The skilled manipulation/use of land by urban planners, real estate developers, landscape artists, and general consumers has long obscured land’s original state. Land as a resource becomes useless and transparent as it is continuously being used, so much so that it will never manifest itself unless disastrous natural events (landslides, earthquakes, soil exhaustion, etc.) take place. It is undeniable that “land” as a conceptual entity does not seem to mean much to humans, but pondering this issue is speculating on the relationship between humans and nature.

Under capitalism, it seems that modern man’s life goal is to complete the logic of consumption – consuming things and ruining lands discovered. The land purchased at the “Half-Field Planning Bureau” and the owner identity resulting (becoming) therefrom was originally a virtual space and virtual identity, respectively; yet, even though it consumed the buyer’s money (very little) and time, it is still unusable and even invisible. Despite the fact that in the latest exhibition, the artist presented these invisible lands through 3D scanning and printing technology, such concrete yet insufficient representation still points to this kind of land’s unusability, for the existence or essence of land is only imagined by the subject (observer), suspending in the subject’s thought about his/her own relationship with land or nature.

Upon seeing the works, viewers could not help asking, “Is this real land?” “Is it really mine?”, “What can I do with it?”, “How did he discover these lands?” … Then, what kind of land is considered “real”? And how does man measure his own value? Capitalists build a business empire to prove themselves; real estate developers claim to have provided dream homes to many; the middle class buy a number of properties just to feel more secured, and some others come to Guojie’s Half-Field Planning Bureau to spend money on a virtual space. What else possibilities are there for humans to satisfy their desires? Has the model of human desires been stereotyped by mainstream narratives? Is there any space (physical or psychological) that will not become a target for consumption? What is the buyer buying? The land itself or the consumerism itself? Or maybe both? All these questions hit the viewers during the artist’s creative activity, which all began with what is land.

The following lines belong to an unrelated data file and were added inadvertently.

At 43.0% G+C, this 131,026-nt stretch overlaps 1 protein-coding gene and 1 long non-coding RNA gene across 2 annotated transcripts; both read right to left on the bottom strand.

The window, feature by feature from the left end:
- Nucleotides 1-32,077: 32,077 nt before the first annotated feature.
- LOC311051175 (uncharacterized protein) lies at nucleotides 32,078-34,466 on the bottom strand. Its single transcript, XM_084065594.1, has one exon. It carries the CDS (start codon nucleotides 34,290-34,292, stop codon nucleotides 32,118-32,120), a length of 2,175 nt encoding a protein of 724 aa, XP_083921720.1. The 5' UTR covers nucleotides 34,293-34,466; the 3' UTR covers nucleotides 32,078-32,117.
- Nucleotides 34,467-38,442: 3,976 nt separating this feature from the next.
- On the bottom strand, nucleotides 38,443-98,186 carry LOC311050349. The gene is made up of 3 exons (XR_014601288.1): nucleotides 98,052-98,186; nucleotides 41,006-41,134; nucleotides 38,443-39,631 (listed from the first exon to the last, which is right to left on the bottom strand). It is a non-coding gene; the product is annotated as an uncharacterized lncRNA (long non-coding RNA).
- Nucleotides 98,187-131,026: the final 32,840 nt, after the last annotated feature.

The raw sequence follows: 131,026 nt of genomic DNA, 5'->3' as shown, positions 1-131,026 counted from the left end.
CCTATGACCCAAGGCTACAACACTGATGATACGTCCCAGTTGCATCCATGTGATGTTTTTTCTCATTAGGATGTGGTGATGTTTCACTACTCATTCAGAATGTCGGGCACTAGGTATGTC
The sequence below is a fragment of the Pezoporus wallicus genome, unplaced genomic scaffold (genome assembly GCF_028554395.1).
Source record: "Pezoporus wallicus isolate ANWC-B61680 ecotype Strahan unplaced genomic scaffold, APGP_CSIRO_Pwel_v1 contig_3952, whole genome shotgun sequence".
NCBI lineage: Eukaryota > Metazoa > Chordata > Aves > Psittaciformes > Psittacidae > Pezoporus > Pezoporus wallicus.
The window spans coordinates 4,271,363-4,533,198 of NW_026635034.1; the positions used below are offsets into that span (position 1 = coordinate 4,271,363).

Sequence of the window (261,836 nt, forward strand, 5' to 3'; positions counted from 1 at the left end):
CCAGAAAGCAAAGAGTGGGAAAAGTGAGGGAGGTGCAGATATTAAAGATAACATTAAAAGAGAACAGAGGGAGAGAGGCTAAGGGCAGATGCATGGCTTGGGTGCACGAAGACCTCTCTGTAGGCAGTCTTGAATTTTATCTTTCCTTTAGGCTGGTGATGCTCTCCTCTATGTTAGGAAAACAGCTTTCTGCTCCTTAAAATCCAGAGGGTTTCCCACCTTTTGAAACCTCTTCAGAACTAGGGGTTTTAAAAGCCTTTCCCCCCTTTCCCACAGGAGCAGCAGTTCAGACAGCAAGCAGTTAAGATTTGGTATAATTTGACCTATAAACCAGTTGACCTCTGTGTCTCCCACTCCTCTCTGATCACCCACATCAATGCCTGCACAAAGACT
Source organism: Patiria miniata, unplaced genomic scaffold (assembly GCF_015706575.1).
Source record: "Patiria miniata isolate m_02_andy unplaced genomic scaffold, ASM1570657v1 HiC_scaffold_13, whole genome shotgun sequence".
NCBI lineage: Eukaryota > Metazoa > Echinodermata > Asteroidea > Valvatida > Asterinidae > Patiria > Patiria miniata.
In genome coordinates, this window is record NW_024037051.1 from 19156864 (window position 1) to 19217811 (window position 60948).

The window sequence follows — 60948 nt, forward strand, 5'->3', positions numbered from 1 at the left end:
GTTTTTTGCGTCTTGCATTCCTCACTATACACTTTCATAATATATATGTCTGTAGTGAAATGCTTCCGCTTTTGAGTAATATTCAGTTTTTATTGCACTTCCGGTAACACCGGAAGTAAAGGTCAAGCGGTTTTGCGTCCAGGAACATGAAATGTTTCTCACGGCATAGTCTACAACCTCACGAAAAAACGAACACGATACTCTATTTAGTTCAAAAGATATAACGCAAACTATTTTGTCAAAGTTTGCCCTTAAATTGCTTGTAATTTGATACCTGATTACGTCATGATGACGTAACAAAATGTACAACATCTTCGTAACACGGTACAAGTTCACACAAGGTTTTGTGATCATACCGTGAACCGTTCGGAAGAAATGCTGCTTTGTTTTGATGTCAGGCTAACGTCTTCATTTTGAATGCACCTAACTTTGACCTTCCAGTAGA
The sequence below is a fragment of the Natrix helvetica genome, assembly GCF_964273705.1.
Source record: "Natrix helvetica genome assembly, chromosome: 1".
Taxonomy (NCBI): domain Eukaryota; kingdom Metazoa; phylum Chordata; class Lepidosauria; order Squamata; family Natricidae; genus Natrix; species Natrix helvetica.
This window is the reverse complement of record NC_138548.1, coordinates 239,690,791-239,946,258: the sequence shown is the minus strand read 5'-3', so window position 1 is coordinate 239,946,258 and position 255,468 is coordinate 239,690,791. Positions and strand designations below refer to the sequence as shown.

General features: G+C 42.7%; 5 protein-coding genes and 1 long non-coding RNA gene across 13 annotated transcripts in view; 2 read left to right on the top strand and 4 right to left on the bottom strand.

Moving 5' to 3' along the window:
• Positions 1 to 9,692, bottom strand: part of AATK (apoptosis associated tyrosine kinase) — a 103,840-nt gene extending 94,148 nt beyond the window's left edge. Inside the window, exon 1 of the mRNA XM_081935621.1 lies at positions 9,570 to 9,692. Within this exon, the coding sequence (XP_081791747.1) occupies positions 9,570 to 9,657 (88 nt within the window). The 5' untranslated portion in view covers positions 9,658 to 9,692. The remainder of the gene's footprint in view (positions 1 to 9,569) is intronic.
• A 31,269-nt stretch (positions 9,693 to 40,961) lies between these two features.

According to French philosopher Gilles Deleuze, every creative act is an act of resistance, but such an act is only able to endure if it has the power to “create” in order to “remove” the facts. Otherwise, no resistance is possible and the facts will always be more powerful. The land sold by Half-Field Planning Bureau is something whose usefulness has been voided. The sale of an “interspace” can be regarded as an act to “disclose” the land. When a customer buys and when a bystander watches the transaction being done, this virtual transaction actually breaks the experiencer’s perception of reality. That, according to Jean-François Lyotard, is an “absence”, or a “negative presentation” in Kant’s words. What exactly have we bought? How to tell we actually get it? Did such a transaction really happen?